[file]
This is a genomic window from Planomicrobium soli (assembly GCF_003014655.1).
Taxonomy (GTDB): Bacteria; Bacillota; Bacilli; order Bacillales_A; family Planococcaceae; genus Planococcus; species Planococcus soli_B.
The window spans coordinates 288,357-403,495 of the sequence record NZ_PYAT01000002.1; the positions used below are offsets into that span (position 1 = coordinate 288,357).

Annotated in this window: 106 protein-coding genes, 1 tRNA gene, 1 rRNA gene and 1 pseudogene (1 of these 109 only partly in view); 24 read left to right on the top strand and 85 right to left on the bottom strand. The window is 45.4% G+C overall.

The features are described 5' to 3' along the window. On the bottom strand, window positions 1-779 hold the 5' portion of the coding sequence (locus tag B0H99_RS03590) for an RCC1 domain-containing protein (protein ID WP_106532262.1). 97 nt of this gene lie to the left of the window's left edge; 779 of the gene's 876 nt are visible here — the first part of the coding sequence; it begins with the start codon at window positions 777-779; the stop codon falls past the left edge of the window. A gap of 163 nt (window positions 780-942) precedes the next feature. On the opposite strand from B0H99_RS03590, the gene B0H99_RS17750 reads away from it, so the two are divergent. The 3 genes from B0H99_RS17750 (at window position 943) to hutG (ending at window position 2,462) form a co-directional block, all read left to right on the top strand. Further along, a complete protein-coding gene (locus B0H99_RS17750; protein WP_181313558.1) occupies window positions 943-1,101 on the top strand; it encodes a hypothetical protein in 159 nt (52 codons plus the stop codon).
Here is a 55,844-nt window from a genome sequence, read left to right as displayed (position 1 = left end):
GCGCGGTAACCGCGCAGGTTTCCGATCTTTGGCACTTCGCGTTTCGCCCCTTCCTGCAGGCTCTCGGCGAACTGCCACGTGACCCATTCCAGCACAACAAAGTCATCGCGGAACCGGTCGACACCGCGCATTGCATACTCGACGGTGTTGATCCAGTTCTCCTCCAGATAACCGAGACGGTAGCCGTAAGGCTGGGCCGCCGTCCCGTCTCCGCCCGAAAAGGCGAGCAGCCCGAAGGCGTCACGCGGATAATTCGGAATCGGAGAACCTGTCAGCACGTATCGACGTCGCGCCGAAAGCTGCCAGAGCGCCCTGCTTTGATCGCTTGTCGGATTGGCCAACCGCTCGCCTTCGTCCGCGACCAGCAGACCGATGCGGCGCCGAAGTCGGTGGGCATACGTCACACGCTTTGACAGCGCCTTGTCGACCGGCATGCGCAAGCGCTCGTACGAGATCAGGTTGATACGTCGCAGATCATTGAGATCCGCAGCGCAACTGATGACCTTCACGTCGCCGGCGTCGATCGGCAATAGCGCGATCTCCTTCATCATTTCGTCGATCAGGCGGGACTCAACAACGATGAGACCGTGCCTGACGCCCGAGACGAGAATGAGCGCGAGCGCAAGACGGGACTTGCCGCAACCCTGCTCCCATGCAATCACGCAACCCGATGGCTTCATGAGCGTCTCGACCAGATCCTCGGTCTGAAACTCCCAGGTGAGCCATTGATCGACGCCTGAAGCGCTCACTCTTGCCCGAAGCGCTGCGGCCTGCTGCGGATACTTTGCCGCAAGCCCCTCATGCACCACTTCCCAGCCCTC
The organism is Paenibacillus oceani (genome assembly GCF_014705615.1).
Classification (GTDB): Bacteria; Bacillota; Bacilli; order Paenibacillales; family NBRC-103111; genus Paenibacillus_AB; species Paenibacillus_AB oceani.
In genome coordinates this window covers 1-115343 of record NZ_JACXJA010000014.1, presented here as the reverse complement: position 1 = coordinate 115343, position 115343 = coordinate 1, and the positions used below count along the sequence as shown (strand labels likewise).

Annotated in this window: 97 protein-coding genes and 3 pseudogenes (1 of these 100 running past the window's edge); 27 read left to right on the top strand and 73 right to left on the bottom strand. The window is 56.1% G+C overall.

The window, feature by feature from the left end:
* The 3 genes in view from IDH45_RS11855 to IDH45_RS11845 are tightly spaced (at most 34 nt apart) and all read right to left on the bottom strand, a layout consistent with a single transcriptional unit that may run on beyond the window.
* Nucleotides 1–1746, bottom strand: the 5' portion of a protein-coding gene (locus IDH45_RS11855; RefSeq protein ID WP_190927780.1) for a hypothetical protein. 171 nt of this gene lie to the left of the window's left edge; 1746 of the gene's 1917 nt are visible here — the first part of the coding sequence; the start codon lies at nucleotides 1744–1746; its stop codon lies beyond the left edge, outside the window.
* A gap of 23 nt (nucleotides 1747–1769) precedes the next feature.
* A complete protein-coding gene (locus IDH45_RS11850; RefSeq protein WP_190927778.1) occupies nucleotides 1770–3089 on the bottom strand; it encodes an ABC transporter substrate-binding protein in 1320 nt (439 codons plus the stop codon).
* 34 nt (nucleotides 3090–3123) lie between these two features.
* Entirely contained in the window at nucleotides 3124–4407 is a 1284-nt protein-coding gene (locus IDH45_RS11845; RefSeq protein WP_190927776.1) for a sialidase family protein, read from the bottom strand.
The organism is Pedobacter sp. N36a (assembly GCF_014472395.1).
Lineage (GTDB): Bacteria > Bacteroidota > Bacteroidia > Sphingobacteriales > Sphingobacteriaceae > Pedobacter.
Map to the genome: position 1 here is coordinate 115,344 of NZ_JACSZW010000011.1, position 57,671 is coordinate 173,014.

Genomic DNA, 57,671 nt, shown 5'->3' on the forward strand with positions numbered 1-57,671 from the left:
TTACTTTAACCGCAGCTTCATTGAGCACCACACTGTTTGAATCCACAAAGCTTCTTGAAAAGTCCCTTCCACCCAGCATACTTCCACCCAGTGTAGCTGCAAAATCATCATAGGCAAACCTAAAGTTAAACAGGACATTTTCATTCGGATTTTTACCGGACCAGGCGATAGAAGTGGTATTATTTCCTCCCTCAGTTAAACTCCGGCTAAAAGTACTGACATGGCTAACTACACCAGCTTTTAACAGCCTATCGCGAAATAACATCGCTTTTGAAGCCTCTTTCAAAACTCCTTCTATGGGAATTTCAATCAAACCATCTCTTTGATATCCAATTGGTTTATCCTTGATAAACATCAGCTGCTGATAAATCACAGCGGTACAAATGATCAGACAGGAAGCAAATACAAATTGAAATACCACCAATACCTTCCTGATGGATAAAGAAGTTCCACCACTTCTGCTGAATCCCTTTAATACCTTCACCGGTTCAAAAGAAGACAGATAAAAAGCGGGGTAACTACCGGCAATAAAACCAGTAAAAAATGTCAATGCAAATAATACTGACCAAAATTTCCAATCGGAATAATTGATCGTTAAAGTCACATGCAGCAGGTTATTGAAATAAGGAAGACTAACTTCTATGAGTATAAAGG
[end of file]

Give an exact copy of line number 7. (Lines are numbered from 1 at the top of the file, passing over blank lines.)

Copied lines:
GCGCGGTAACCGCGCAGGTTTCCGATCTTTGGCACTTCGCGTTTCGCCCCTTCCTGCAGGCTCTCGGCGAACTGCCACGTGACCCATTCCAGCACAACAAAGTCATCGCGGAACCGGTCGACACCGCGCATTGCATACTCGACGGTGTTGATCCAGTTCTCCTCCAGATAACCGAGACGGTAGCCGTAAGGCTGGGCCGCCGTCCCGTCTCCGCCCGAAAAGGCGAGCAGCCCGAAGGCGTCACGCGGATAATTCGGAATCGGAGAACCTGTCAGCACGTATCGACGTCGCGCCGAAAGCTGCCAGAGCGCCCTGCTTTGATCGCTTGTCGGATTGGCCAACCGCTCGCCTTCGTCCGCGACCAGCAGACCGATGCGGCGCCGAAGTCGGTGGGCATACGTCACACGCTTTGACAGCGCCTTGTCGACCGGCATGCGCAAGCGCTCGTACGAGATCAGGTTGATACGTCGCAGATCATTGAGATCCGCAGCGCAACTGATGACCTTCACGTCGCCGGCGTCGATCGGCAATAGCGCGATCTCCTTCATCATTTCGTCGATCAGGCGGGACTCAACAACGATGAGACCGTGCCTGACGCCCGAGACGAGAATGAGCGCGAGCGCAAGACGGGACTTGCCGCAACCCTGCTCCCATGCAATCACGCAACCCGATGGCTTCATGAGCGTCTCGACCAGATCCTCGGTCTGAAACTCCCAGGTGAGCCATTGATCGACGCCTGAAGCGCTCACTCTTGCCCGAAGCGCTGCGGCCTGCTGCGGATACTTTGCCGCAAGCCCCTCATGCACCACTTCCCAGCCCTC